Trans Day of Visibility 2022
30th March 2022
Almost exactly two years on from my previous blog, quite a lot has changed!
I wrote how hockey had helped me through transition and how much I was enjoying playing again being part of the wonderfully supportive set up at Hillhead Hockey Club. At the time we had temporarily (or so we thought!) suspended the league fixtures due to a thing called Covid… a word that meant very little to most of us then but a word we have lived with, and many have sadly died from, over the past two years.
Cast your minds back, if you dare, to the Spring and Summer of 2020. With all but essential shops closed, offices shut, pubs, restaurants and cafes restricted to take away orders only, the NHS putting in a tremendous collective effort on our behalf, the loss of sport at grass roots level seemed a minor inconvenience.
Faced with no real alternative we simply got on with it as things were in the new normal, but sport at all levels is so important to so many people that whenever restrictions were lifted, even temporarily, clubs reintroduced training sessions and bounce games, anything to keep its membership involved and active.
During one of these brief respites from the gloom I found myself considering and subsequently accepting a role with Scottish Masters Hockey. For those that don’t know, and to be honest why should you, Masters hockey is for various “over” age groups for both Men and Women, Over 35 up to Over70. Representative matches are played at a variety of levels leading up to Internationals against not just the Home Nations but across the world. Its actually quite a big thing!
And thus, in October 2020 I found myself appointed as Manager of the Scotland Women’s O35s squad. Great! Except that we were back under restrictions again, tournaments were cancelled, training sessions could not be held, in fact nothing could really happen at all.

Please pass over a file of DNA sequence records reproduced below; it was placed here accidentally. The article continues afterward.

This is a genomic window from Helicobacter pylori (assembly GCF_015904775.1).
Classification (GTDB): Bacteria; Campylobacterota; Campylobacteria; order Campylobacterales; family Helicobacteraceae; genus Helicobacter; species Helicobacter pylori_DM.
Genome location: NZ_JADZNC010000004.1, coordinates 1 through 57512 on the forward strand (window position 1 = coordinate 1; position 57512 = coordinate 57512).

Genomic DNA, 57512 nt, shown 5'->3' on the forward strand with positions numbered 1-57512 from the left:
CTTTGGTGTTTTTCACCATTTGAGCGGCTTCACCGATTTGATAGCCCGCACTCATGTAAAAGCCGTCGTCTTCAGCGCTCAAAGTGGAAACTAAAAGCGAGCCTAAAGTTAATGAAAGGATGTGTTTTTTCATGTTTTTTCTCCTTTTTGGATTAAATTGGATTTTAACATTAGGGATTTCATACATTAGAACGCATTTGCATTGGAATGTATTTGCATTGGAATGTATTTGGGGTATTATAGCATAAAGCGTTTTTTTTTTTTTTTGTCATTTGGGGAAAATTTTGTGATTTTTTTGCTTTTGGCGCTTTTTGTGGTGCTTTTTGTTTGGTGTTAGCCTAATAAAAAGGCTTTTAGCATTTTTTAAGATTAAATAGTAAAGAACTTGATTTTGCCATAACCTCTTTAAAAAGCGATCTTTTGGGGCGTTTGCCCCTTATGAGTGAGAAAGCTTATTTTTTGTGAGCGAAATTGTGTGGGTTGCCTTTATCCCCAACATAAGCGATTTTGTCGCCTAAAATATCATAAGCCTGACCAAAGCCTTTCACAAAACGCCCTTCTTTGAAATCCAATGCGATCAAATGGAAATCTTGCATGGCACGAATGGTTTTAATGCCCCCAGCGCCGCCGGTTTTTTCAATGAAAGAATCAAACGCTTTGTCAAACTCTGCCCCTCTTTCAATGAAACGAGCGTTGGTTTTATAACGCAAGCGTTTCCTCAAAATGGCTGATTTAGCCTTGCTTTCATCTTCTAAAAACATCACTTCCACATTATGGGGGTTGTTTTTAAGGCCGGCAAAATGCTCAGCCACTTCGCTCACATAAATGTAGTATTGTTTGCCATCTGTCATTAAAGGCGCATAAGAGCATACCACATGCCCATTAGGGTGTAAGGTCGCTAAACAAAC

By the Spring of 2021 there was some light at the end of the tunnel and in August 2021 our first “post covid”, I use the term very loosely, competition could be held in Nottingham, with teams from England and Wales. Thus, there I was, managing an international hockey squad at an international tournament with players, officials and even some (but not many!) spectators from across the UK.
Now hockey prides itself, rightly I think, on being a fully inclusive sport for the LGBTQI+ community. I cannot speak for other people’s experiences but all I can say from the wilds of West District league games to international matches, mine has been such a positive one.
Now what is the point of all this rambling you may well be asking? Well 31st March is Trans Day of Visibility, a day to celebrate and raise awareness of the community. Now that can take many forms, for some it is one off highly visible events, for me though my visibility within the world of hockey, and life generally of course, is all about getting out there being who you are and simply living your best life.
We cannot hide from the difficulties many face both within some sports and life in general but on this day lets celebrate visibility, celebrate what can be achieved and celebrate being true to yourself.